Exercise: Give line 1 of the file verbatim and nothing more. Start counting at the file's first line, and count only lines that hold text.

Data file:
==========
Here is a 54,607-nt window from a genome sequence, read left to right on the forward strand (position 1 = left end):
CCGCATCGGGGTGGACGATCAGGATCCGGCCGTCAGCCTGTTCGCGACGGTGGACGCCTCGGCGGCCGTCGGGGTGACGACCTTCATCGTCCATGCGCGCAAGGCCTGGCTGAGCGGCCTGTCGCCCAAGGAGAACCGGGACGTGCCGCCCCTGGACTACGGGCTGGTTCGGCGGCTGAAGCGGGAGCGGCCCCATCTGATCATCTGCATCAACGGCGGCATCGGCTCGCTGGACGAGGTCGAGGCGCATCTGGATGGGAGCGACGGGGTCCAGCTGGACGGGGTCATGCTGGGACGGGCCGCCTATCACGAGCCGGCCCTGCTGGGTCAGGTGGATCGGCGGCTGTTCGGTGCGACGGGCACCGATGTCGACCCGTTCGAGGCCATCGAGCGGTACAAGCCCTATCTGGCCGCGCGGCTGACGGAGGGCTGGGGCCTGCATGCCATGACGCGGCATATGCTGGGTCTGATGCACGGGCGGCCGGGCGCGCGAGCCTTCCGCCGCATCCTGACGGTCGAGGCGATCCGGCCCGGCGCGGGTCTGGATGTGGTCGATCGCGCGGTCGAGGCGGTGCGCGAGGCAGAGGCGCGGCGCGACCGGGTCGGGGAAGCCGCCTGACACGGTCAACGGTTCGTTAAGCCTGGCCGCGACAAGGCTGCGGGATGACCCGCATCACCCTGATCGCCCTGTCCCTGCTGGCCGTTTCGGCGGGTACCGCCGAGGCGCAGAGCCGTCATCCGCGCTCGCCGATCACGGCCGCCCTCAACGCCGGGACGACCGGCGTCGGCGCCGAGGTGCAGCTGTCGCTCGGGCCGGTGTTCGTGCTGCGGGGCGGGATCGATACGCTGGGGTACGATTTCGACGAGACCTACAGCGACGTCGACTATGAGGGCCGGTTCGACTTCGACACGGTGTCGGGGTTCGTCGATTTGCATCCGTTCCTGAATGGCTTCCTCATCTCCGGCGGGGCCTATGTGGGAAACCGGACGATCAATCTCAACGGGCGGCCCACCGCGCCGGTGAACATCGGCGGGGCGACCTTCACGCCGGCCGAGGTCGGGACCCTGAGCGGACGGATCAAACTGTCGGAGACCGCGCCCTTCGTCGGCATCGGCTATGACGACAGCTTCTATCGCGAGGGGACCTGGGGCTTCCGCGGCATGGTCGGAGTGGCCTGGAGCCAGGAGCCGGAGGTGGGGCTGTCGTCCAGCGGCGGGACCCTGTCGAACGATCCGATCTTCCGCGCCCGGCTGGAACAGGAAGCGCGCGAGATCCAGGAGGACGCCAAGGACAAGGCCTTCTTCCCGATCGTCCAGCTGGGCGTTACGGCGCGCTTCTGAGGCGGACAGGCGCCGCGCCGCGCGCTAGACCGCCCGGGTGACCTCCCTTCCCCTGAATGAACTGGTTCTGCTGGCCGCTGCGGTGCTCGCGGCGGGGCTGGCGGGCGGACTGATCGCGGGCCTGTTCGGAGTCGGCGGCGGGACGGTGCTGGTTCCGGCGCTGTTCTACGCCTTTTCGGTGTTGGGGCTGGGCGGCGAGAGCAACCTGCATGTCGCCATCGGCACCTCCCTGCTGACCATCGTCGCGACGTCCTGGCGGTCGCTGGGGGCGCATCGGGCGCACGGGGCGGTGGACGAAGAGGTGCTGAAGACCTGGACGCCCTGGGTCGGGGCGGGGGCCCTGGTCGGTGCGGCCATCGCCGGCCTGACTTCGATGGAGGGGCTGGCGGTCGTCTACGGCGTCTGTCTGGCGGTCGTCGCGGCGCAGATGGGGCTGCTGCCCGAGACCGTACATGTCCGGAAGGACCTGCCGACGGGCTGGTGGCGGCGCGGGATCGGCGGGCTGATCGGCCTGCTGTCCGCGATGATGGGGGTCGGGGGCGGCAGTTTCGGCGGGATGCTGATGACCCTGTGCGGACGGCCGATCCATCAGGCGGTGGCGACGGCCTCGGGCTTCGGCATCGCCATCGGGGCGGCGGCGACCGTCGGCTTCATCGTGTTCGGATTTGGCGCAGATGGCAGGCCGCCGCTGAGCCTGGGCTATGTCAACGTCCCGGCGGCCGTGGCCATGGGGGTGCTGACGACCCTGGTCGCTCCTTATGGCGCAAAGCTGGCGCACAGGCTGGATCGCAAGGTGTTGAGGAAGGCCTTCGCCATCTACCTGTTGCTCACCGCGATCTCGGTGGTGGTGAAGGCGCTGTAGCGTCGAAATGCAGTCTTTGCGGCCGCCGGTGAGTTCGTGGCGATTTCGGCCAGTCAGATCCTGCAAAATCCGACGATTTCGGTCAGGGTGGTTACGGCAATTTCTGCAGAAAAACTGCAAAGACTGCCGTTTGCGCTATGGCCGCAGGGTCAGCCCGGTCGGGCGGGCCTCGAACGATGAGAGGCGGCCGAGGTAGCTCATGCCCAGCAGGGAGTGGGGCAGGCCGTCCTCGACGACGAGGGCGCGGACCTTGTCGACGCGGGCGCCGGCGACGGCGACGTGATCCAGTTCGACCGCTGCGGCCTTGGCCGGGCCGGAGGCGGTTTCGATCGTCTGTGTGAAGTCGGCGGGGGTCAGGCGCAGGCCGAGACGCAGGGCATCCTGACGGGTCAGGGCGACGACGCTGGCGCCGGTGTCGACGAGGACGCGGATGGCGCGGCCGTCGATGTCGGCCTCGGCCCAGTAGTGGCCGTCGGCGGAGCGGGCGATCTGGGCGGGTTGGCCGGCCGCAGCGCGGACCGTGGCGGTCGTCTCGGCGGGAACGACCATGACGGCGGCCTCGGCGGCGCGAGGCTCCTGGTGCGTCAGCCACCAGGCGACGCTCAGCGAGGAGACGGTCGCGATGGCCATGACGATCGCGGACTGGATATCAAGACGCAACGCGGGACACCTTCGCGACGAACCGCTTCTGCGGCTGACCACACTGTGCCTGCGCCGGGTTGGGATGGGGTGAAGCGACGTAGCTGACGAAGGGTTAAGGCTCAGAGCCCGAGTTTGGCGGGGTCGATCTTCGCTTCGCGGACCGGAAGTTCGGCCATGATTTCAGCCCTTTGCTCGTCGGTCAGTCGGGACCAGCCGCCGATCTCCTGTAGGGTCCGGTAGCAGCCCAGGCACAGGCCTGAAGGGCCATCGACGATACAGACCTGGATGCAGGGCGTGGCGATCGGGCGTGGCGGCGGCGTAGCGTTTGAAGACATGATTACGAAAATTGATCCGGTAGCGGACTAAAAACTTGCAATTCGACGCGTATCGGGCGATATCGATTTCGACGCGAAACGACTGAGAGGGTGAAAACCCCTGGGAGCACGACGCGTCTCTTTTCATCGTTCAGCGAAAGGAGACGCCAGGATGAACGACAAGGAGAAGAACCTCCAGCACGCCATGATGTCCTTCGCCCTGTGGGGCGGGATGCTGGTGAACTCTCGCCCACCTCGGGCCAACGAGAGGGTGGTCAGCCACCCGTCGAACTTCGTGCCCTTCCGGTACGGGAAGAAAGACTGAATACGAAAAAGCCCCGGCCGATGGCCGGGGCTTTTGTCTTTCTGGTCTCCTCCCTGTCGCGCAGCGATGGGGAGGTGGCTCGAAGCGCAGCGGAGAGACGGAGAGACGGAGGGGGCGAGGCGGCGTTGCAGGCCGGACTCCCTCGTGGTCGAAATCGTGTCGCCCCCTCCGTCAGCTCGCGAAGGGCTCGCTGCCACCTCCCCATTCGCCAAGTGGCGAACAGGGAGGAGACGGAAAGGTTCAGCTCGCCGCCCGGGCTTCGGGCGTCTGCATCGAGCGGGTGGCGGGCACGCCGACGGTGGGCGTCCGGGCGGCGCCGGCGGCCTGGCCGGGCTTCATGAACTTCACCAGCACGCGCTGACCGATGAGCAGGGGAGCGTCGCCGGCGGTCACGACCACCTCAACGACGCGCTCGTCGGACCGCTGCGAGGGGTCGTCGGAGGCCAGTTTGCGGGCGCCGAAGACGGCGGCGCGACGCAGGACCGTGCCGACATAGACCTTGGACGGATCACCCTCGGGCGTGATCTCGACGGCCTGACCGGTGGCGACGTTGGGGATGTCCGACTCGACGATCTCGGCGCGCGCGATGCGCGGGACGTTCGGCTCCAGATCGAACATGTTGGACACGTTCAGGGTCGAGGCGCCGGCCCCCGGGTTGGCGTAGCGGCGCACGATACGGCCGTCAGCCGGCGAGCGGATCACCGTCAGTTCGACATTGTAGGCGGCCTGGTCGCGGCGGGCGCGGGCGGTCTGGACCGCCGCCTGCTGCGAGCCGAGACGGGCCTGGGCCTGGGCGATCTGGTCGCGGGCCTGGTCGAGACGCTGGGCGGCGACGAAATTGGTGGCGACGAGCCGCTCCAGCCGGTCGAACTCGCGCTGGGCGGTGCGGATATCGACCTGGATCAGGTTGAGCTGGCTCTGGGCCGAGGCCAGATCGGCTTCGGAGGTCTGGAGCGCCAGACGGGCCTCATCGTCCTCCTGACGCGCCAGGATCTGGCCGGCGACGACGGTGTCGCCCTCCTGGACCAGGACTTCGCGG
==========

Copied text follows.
Here is a 54,607-nt window from a genome sequence, read left to right on the forward strand (position 1 = left end):